Instead, it has started the distribution of 80,000 doses of the locally produced Johnson & Johnson vaccine, with nine million more doses expected.

In the first phase of South Africa’s vaccine programme, healthcare workers were the first to receive the jab, administered in one dose. With J&J shots not yet authorised for general use anywhere in the world, the shots were issued as part of an observational study.

Bi-lateral deals

Other countries that have started vaccinating without the Covax facility include South Africa, Senegal, Algeria, Morocco, Zimbabwe, Egypt, Equatorial Guinea, Seychelles, and Guinea.

Zimbabwe received its first shipment of 200,000 Sinopharm vaccines donated by China in mid-February, with vaccines distributed to health workers days later.

Seychelles became the first country on the continent to issue vaccines in January, with doses from China’s Sinopharm. Other African countries to receive doses from China include Equatorial Guinea and Egypt.

Algeria and Guinea have started administering Russia’s Sputnik V vaccine.

Russia had offered the African Union 300m doses of its vaccine, though it was recently revealed that the multilateral body will have to pay three times the price of the AstraZeneca/Oxford for the doses.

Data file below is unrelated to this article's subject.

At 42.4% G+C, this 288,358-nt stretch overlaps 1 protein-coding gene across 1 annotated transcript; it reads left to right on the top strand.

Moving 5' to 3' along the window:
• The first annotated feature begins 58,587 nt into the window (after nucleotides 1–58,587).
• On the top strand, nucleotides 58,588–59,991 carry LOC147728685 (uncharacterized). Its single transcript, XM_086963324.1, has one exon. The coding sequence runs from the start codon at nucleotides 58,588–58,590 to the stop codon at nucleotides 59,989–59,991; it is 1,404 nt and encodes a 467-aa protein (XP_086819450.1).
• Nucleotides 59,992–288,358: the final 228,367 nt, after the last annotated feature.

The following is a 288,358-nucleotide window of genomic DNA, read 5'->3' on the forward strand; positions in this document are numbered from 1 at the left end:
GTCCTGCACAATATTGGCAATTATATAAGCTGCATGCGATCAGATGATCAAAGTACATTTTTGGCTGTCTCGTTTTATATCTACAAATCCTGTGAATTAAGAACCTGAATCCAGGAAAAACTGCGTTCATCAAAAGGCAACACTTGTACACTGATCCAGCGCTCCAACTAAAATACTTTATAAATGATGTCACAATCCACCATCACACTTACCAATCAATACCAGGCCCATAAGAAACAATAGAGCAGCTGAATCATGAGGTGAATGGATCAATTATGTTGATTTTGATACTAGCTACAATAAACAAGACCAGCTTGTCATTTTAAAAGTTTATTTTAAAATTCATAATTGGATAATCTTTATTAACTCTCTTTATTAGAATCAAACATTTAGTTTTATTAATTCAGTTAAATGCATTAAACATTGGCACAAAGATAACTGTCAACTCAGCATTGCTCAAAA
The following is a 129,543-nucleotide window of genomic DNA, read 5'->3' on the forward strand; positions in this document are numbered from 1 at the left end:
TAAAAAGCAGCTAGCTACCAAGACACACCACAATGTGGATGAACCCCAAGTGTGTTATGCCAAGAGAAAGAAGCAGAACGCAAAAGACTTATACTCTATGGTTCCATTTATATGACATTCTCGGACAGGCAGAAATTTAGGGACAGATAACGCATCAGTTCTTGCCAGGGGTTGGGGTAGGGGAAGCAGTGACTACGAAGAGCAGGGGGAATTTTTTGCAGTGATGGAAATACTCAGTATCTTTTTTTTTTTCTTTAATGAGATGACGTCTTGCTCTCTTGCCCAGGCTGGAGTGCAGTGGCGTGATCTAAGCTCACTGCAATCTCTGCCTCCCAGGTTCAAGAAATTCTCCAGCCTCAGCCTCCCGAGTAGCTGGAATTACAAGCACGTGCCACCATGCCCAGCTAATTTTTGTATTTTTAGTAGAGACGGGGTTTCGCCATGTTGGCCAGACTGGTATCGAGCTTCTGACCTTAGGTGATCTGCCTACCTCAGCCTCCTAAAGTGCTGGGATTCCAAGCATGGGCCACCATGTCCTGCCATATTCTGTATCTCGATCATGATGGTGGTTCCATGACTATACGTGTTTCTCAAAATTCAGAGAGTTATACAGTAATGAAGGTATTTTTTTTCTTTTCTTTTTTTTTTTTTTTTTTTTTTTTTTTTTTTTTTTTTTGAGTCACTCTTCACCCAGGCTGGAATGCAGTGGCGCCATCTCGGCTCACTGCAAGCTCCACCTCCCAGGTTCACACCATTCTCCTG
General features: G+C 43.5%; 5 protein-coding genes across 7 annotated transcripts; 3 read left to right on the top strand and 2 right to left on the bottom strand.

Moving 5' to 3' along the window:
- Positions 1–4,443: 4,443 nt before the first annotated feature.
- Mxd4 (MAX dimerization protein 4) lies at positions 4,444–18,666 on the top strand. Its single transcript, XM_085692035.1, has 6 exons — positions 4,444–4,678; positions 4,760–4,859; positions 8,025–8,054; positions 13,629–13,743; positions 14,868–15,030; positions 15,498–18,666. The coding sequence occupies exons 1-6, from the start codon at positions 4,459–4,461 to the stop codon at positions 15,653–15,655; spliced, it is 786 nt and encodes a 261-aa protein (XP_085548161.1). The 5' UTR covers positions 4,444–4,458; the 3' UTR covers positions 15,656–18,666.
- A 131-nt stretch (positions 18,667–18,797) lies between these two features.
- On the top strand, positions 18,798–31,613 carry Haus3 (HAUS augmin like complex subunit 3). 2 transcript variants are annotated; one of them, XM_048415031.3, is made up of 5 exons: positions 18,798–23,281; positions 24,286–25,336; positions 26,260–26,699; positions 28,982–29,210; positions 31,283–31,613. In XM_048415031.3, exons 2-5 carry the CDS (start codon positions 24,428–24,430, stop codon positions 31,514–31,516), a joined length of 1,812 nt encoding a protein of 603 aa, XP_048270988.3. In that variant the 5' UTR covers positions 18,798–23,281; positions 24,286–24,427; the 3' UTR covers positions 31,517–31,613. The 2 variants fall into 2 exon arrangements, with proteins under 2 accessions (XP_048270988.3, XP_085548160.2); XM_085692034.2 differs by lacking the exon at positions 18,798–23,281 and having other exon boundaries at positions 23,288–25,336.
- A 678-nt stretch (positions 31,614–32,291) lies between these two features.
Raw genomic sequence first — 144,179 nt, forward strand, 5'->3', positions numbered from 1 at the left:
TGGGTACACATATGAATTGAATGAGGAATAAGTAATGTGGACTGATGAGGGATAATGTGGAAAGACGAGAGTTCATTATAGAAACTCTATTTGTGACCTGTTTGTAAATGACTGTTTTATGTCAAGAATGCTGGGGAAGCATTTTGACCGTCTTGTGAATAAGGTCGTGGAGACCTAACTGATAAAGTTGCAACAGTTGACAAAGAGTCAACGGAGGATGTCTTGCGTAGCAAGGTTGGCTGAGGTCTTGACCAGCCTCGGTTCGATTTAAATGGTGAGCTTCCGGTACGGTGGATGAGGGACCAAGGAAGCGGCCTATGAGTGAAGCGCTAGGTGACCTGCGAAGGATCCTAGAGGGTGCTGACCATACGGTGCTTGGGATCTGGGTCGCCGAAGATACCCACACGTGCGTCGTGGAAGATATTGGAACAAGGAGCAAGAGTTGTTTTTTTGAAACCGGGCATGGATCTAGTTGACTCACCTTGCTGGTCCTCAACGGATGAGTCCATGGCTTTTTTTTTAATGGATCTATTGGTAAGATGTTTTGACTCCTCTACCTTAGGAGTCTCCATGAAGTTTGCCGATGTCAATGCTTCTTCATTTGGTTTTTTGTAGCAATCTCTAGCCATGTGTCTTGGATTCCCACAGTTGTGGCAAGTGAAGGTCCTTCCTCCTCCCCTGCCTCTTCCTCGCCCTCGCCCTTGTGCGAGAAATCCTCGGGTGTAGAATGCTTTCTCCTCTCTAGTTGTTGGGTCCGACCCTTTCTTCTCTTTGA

Elsewhere, Kenya is set to receive more than 4m doses of the Covax vaccine next week, according to a statement by the facility.

There are 24 countries in Africa that are expected to start receiving vaccines from the Covax facility in the coming weeks, WHO regional director for Africa, Dr. Matshidiso Moeti, said on Thursday.

“This is a much-awaited leap forward for African nations that have spent months preparing from the sidelines while wealthier countries raced ahead with vaccination,” she said. 

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Technology & Information

Review: Formation, by Fola Fagbule and Feyi Fawehinmi

The historian, journalist and author Robert Harris once famously remarked: “History is too important to be left to historians.” Formation’s authors, Fola Fagbule and Feyi Fawehinmi, took this message to heart. 

The finance professionals’ intriguing study tracks the unlikely series of events and characters that led to the creation of the modern Nigerian nation: from 1804 when the first jihadists began their attack on a collection of independent nations, to 1914 when Nigeria took on its current shape through the amalgamation of three territories under British colonial rule. 

The book aims to sheds light on an increasingly forgotten and mythologised period of Nigeria’s history, where violence was a primary organising principle for elite competition and the attainment of political power. 

The authors begin their story with a description of Nigeria’s two principle waterways – the Niger and Benue. The two rivers at the centre of the narrative, say Fagbule and Fawehinmi, “are the raison d’être for Nigeria in the first place” which served “at once to attract and divide the humans of Nigeria”.

The Niger has long been pivotal to the history of the West Africa region in general, a vital route for commodities including salt, and a key intersection with trans-Saharan trade routes which linked with the trade centres of Timbuktu and Djenne in present day Mali.